SUNDERLAND lifeboat crews rescued 67 people last year, according to new figures.
Statistics published today by the Royal National Lifeboat Institution show the charity’s volunteer crews, across 33 stations in the North, rescued 930 people during 1,025 rescue launches in 2014, while RNLI lifeguards dealt with 1,905 incidents and helped 2,360 people.
In Sunderland, there were 54 launches rescuing 67 people.
About a third a rescues were to recreational craft, while one in five were to people ashore. Around 17 per cent of calls were to people in the water and 16 per cent to fishing vessels.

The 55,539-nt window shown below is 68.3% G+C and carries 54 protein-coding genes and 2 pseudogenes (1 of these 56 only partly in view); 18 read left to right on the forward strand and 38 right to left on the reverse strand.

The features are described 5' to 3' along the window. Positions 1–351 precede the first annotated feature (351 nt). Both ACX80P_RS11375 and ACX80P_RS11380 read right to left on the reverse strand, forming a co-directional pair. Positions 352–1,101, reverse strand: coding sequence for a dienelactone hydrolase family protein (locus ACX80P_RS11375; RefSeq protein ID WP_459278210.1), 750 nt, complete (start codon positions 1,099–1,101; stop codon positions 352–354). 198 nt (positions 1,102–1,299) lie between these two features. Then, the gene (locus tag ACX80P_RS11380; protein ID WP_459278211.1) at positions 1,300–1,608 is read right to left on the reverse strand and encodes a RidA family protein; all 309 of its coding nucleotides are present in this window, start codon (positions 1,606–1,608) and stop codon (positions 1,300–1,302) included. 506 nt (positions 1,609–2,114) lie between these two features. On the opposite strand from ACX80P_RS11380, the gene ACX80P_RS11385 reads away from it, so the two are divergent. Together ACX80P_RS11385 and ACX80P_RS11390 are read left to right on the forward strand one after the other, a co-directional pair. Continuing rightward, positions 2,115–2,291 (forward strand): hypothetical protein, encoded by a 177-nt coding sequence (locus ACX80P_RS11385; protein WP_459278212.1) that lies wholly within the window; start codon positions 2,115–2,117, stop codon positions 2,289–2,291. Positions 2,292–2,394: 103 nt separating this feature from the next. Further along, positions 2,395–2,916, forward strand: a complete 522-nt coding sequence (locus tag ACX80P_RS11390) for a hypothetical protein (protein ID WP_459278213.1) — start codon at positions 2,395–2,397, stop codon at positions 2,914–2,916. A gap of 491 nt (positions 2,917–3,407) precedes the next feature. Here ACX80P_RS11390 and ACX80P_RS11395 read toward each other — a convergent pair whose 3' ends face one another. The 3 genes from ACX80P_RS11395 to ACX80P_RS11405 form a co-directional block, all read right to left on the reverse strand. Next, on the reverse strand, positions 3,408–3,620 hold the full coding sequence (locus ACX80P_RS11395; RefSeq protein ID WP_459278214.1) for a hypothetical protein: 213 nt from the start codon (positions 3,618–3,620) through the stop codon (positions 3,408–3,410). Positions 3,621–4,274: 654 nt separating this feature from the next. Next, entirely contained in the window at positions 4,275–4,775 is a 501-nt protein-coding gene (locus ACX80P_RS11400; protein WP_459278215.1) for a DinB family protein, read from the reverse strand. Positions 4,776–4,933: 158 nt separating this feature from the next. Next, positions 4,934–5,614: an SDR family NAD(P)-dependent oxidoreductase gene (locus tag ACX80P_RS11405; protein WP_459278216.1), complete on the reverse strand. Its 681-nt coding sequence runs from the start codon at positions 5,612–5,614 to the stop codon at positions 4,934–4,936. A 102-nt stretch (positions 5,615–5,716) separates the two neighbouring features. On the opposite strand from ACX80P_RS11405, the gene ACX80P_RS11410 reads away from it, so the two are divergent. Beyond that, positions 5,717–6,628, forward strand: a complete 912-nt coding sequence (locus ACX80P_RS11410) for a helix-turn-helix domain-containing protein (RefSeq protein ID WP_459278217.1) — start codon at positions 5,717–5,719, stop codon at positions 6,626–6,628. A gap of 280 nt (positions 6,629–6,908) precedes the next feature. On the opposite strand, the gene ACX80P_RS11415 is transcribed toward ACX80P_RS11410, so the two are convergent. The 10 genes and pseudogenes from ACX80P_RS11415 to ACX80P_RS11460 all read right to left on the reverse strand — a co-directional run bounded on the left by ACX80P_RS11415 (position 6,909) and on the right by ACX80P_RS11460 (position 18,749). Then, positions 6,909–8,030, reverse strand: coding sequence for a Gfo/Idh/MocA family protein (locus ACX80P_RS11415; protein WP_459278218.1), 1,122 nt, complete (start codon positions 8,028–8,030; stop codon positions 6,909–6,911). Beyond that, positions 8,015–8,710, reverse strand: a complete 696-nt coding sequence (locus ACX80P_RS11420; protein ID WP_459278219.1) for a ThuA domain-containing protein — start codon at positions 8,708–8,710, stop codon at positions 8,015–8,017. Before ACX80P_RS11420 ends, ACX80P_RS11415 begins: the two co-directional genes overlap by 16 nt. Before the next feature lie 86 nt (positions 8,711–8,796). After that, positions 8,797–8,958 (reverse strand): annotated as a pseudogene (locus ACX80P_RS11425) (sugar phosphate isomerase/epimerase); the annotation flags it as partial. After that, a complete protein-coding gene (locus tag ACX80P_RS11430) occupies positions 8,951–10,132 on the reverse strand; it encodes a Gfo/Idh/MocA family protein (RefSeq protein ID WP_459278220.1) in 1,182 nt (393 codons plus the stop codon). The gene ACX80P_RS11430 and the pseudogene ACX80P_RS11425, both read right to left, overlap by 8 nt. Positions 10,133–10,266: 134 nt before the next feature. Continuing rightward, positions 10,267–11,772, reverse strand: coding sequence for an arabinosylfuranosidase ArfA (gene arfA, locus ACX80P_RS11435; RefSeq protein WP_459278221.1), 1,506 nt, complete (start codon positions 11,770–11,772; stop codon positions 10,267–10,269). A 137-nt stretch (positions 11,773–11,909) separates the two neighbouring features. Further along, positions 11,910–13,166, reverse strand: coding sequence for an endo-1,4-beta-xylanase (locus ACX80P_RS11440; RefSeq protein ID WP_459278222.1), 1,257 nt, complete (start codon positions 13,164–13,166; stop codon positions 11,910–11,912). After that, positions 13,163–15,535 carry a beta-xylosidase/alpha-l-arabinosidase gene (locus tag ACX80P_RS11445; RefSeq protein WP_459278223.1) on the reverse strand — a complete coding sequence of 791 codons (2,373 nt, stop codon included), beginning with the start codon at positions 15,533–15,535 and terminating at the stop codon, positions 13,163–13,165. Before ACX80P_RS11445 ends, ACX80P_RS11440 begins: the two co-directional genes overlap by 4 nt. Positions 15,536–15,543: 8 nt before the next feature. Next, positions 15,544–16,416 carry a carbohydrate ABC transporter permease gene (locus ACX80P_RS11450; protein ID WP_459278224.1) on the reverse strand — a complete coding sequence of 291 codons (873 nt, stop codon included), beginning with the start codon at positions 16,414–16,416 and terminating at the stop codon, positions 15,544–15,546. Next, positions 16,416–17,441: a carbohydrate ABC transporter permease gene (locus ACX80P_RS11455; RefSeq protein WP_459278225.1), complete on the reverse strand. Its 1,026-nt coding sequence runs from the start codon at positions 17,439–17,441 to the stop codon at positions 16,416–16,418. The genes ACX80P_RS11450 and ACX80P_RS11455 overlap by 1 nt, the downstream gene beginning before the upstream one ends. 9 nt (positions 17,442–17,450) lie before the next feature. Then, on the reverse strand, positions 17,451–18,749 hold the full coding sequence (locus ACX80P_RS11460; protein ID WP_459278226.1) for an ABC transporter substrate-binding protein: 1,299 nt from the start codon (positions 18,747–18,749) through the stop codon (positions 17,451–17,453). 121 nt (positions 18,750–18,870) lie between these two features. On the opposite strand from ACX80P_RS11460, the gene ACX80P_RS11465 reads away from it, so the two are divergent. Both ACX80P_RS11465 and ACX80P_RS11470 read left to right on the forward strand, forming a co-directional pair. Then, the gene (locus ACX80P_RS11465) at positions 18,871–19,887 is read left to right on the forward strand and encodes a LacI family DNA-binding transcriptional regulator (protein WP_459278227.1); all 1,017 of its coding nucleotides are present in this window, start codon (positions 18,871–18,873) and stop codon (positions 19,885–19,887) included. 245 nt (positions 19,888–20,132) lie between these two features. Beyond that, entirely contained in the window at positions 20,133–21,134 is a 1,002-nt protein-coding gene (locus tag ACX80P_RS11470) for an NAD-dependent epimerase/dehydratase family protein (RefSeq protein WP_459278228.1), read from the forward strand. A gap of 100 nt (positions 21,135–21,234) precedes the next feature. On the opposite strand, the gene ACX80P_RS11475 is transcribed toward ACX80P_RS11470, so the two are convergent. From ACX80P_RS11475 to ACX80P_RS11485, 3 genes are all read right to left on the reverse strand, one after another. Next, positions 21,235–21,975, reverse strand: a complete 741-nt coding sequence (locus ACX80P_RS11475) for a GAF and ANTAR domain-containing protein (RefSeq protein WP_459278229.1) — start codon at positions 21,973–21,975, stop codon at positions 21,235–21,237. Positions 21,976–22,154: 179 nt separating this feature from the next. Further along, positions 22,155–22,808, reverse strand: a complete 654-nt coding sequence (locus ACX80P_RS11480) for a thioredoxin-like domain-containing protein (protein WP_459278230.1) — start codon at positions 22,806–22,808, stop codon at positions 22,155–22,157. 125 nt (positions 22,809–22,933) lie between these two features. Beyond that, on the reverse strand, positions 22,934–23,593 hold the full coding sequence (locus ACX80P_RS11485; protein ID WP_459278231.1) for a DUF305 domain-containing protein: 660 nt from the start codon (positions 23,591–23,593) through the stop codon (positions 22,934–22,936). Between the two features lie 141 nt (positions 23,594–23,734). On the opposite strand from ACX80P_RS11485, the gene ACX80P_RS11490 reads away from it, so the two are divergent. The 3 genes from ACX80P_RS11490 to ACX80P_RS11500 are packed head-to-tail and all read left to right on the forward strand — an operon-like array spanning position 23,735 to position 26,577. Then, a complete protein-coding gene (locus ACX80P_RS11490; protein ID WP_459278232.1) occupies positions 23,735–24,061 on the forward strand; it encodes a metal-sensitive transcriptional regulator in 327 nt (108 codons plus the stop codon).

Machinery failure was the most common cause of rescue, accounting for almost a quater of calls, while people in danger of drowning was second at 13 per cent. Seven per cent of people needed rescuing after getting cut off by the tide.
Tony Clare, RNLI Coastal Incident Reduction Manager, said: “The RNLI’s rescue statistics emphasise the need for everyone to follow simple safety advice. Checking a boat’s engine and fuel before setting out to sea could prevent the cause of our most common rescue, machinery failure. Making sure you know the tide times before going for a walk along the coast can be the difference between an enjoyable day out and getting cut off by the tide. Avoid areas where you could get swept off your feet in stormy weather and, if you are visiting the beach in the summer and want to swim, be sure to visit a lifeguarded beach.”